Ukraine Health Situation After Dam Flooding - WHO
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Edited News | WHO

Ukraine Health Situation After Dam Flooding - WHO

Diseases, mental health crisis and lack of access to care among impacts of Kakhovka dam disaster: WHO

With the destruction of the Kakhovka dam in southern Ukraine on 6 June resulting in severe flooding and displacement, the UN World Health Organization (WHO) on Tuesday warned about the risk of water-borne diseases and a looming mental health crisis.

“Our primary concern at the moment is the potential outbreak of water-borne diseases, including cholera and typhoid as well as rodent-borne diseases”, said Dr. Jarno Habicht, WHO’s representative in Ukraine. “Our team is on the ground since day one, closely coordinating with local authorities to monitor the situation and to provide assistance.” 

Already in spring, WHO provided cholera kits to Kherson and neighboring regions as a "preventive measure".

Working with the affected communities, WHO has also been raising awareness of the risk of landmines floating downstream with the floodwaters and posing threats once the waters recede. 

“That is another important area that we need to keep an eye on in the next seven - 10 days, as well as in the future”, said Dr. Habicht. “But we also need to take into account that more than 20 per cent of Ukraine is mined now and it is not only because of this emergency that happened in the Kakhovka Dam but overall mine awareness is a key priority for Ukraine and many of the partners.” 

WHO reported from their field visits in the past week that they observed a significant mental health toll of this disaster. As part of their overall war response, “thousands of healthcare workers have been trained by programs supported by the WHO but also by others, and we have seen many mental health teams now in the field”, said their Ukraine Representative. “In addition, we engaged with the Health Cluster where partners are coming together. But this is another emergency within the emergency after the full-scale invasion."

According to the UN Aid Coordination Office (OCHA), as of Monday the UN and partners had delivered water, hygiene kits and food to nearly 180,000 people in the affected areas.

Dr. Habicht reported that some 100,000 people are living in the settlements which have been flooded. However, the lack of drinking water, the water contamination resulting from the dam disaster and the food security issues will have a much broader impact.

“Currently the situation is devastating, especially in those settlements which have flooded and that is why the humanitarian convoys are delivering as much as possible water, food and this is really the new crisis within the overall emergency and war in Ukraine since the Russian Federation's invasion. So, we need to ensure that the food is available,” said Dr. Habicht.

WHO emphasized that their efforts go beyond the immediate needs, and that restoring health facilities damaged by the floods is a key priority. WHO and partners are also monitoring a potential release of hazardous chemicals into the water, which may have severe impacts for years to come.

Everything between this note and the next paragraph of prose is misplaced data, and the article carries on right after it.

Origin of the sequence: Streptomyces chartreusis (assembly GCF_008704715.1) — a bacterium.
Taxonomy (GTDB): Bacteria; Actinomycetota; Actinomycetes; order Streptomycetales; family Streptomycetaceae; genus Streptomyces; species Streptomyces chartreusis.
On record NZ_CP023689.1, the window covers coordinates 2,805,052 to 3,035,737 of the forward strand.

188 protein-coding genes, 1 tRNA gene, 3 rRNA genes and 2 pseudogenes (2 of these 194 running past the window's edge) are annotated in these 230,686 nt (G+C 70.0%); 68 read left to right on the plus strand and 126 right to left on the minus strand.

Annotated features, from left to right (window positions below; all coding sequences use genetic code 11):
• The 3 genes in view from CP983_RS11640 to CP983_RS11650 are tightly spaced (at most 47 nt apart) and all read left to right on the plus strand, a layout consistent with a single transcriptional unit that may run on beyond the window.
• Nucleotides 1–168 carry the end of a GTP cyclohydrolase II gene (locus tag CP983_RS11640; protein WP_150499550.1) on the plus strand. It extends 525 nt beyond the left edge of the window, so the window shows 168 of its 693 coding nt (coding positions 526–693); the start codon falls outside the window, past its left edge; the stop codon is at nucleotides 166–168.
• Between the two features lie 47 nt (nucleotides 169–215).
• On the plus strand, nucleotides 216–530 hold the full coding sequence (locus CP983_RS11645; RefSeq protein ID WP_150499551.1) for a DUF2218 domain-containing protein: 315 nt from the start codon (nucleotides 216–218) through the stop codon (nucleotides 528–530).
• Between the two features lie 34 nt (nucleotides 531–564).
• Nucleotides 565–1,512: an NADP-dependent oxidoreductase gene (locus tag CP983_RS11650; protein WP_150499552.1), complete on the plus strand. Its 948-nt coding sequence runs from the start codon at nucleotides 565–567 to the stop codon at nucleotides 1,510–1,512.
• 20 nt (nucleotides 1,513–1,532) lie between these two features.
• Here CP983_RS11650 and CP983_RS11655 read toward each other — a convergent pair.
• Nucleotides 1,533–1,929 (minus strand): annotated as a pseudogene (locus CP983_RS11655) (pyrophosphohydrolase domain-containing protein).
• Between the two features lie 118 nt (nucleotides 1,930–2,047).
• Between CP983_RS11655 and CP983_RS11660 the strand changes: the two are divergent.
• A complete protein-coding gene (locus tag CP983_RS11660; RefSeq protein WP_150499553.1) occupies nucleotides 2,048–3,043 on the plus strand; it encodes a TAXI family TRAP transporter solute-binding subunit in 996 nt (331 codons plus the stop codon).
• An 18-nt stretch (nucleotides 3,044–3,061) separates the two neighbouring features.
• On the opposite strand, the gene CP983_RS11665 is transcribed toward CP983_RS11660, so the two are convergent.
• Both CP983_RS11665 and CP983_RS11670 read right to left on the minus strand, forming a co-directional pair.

-ends-

 

STORY: Ukraine Health Situation After Dam Flooding – WHO 

TRT: 02’12”   

SOURCE: UNTV CH
LANGUAGE: ENGLISH/NATS
ASPECT RATIO: 16:9
RELEASE DATE: 13 June 2023
GENEVA, SWITZERLAND


SHOTLIST   

  1. Exterior wide shot: UN flag alley UN Geneva. 
  2. Wide shot of podium, moderator, conference room, Palais des Nations, Geneva   
  3. SOUNDBITE (ENGLISH) Dr Jarno Habicht (Zoom from Istanbul) WHO representative in Ukraine: “Our primary concern at the moment is potential outbreak of water-borne diseases, including cholera and typhoid as well as rodent-borne diseases. Our team is on the ground since day one, closely coordinating with local authorities to monitor the situation and to provide assistance.” 
  4. Medium shot: journalists 
  5. SOUNDBITE (ENGLISH) Dr Jarno Habicht (Zoom from Istanbul) WHO representative in Ukraine: “Levels of water will change in the next 7-10 days, so that is another important area that we need to keep an eye on in the next 7-10 days, as well as in the future. But we also need to take into account that more than 20 per cent of Ukraine is mined now and it Is not only because of this emergency that happened in the Kakhovka Dam but overall mine awareness is a key priority for Ukraine and many of the partners.” 
  6. Wide shot: journalists 
  7. SOUNDBITE (ENGLISH) Dr Jarno Habicht (Zoom from Istanbul) WHO representative in Ukraine: “Thousands of healthcare workers have been trained by programs supported by the WHO but also by others, and we have seen many mental health teams now in the field. In addition, we engaged with the Health Cluster where partners are coming together. But this is another emergency within the emergency after the full-scale invasion."
  8. Close-up: journalists, screen with speaker in the background 
  9. SOUNDBITE (ENGLISH) Dr Jarno Habicht (Zoom from Istanbul) WHO representative in Ukraine: “Currently the situation is devastating, especially in those settlements which have flooded and that is why the humanitarian convoys are delivering as much as possible water, food and this is really the new crisis within the overall emergency and war in Ukraine since the Russian Federation invasion. So, we need to ensure that the food is available.” 
  10. Medium shot: camera equipment, screen with moderator and speaker 
  11. Medium shot: journalists 
  12. Close up: journalist writing 

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